Is the USA the “mystery Babylon” of the Bible?

Q. I’ve heard that there is a reference in the Bible to a sort of “second-chance glorious period of prosperity” for “mystery Babylon,” and that this may be referring to the USA. If so, where is that reference?

The reference in the Bible to “mystery Babylon” is in Chapter 17 of the book of Revelation. However, there are several problems with the interpretation that you have heard of this reference.

First, “mystery” is not part of the name of this place. The statement should be translated, “On her forehead a name was written, a mystery: ‘Babylon the great, the mother of prostitutes and the vile things of the earth.'” Most modern Bibles translate the statement this way. It is saying that the name has a secret meaning that needs to be figured out.

Second, nothing in the depiction of this “Babylon” indicates any kind of “second chance” or “prosperity.” The book of Revelation says repeatedly that God has judged and is about the punish the entity being depicted under this symbolic name.

And finally, there is no compelling reason to associate this “Babylon” with the USA or any contemporary nation. In the original context of the book of Revelation, as I will explain shortly, this is a symbolic reference to the Roman Empire as a persecutor of Christians. In later times, particularly as history nears its culmination, there may be a further fulfillment of this image. But we cannot say with any precision now whether history is nearing its culmination, or what that further fulfillment may be.

I will quote below from the section in my study guide to the book of Revelation that discusses this passage, after quoting from another section that explains the interpretive approach that I take to the book. (You can read the whole study guide online or download it at this link.) I hope that all of this helps to address your question.

Comments about interpreting Revelation

The book of Revelation is interpreted in four major ways. The futurist
approach understands it to be a description of the events of the “end times,” at the end of human history. (Works like the novels and movies in the Left Behind series follow this approach.) The historicist view sees the book as a prediction of the whole course of history, from Jesus and the apostles down through the present to the end of the history. The idealist interpretation is that Revelation depicts the struggles and triumphs that followers of Jesus will experience everywhere, but it doesn’t have any particular place or time in view. The preterist approach is to try to understand the book by reference to the time and place it was written in—western Asia Minor towards the close of the first century. This study guide will consistently pursue a preterist interpretation. If this is new for you, and you’re used to hearing the book treated differently, please keep an open mind and look for the potential benefits of this approach.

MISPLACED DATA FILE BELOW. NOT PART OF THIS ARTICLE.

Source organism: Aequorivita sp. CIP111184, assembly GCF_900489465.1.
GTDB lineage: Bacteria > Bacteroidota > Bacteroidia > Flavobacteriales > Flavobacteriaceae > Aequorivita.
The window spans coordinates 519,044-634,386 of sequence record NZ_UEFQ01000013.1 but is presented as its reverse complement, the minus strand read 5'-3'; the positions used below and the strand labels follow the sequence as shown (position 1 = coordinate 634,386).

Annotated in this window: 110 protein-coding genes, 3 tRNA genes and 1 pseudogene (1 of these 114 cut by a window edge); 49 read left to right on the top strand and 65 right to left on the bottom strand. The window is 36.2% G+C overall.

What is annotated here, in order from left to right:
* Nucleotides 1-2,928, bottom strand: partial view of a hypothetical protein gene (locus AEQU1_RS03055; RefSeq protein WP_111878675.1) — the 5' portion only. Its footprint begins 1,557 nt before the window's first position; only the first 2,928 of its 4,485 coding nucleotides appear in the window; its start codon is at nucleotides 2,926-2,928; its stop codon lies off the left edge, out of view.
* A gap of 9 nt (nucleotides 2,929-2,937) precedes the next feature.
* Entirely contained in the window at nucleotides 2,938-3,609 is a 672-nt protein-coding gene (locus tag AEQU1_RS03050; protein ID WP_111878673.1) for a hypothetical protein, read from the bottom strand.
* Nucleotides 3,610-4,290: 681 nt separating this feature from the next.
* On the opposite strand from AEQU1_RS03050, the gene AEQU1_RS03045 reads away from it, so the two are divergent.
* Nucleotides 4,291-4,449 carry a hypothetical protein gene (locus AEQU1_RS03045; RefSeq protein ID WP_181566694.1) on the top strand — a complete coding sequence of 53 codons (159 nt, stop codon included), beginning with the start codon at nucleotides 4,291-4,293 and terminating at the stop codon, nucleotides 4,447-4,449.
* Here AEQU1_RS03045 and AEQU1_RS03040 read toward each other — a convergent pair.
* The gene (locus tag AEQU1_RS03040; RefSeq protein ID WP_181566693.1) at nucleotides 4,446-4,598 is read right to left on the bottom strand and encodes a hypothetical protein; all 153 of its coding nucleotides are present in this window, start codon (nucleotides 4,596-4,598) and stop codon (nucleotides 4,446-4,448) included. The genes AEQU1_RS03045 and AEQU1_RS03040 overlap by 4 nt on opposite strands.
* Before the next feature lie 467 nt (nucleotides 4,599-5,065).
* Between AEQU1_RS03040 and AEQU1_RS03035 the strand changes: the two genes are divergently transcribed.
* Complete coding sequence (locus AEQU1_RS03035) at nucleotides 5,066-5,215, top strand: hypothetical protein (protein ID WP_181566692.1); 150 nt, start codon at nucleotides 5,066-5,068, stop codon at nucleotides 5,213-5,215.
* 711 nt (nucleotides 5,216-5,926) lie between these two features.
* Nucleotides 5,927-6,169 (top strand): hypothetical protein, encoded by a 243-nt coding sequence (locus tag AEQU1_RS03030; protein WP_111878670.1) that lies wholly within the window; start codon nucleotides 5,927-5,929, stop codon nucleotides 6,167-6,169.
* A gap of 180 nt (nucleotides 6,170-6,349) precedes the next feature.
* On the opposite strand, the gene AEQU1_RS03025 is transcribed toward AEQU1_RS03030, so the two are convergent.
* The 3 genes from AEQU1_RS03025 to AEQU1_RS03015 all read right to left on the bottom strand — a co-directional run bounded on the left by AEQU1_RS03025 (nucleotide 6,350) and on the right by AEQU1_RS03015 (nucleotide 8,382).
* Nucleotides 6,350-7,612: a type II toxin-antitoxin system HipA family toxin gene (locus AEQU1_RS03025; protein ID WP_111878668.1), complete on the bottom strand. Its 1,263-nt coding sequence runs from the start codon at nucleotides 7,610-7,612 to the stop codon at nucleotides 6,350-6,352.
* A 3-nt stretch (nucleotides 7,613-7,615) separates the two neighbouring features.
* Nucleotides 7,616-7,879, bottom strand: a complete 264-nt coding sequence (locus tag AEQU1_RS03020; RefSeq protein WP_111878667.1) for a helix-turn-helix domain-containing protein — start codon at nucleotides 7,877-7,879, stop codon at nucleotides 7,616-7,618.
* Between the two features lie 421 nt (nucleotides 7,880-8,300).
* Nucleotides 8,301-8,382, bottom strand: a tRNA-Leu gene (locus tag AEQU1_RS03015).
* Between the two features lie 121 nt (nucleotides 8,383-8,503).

Comments about the vision of Babylon

The fall of Rome (“Babylon the Great”) has been announced; the book of Revelation now zooms in on this event to depict it in more detail. This depiction forms a distinct section within the book. It’s marked off at its beginning and end by interactions that John has with one of the angels who had the seven bowls. John says once again that he’s “in the Spirit,” meaning that he’s receiving a new vision, this time in “a wilderness.” (His long vision of heavenly worship and divine judgments will conclude after this section.)

This vision of the “fall of Babylon” makes the audacious claim that Rome, then at the height of its power, will collapse. Rome will be judged for its emperor worship, and for its persecution of God’s people, but also for its addiction to luxury and self-indulgence and how this has affected the rest of the world.

Rome is depicted as a “great prostitute.” This is a literal reference to the city’s immorality, and a figurative reference, using a common Scriptural motif, to its idolatry. The details of the portrait are intended to identify the guilty city and emperor.

Some details are transparent. John’s audience would have clearly understood “the great city that rules over the kings of the earth” to mean Rome. The famous “seven hills” that the city sits on reinforce this identification. Other details can be understood in light of the symbolism in Revelation and its Scriptural background.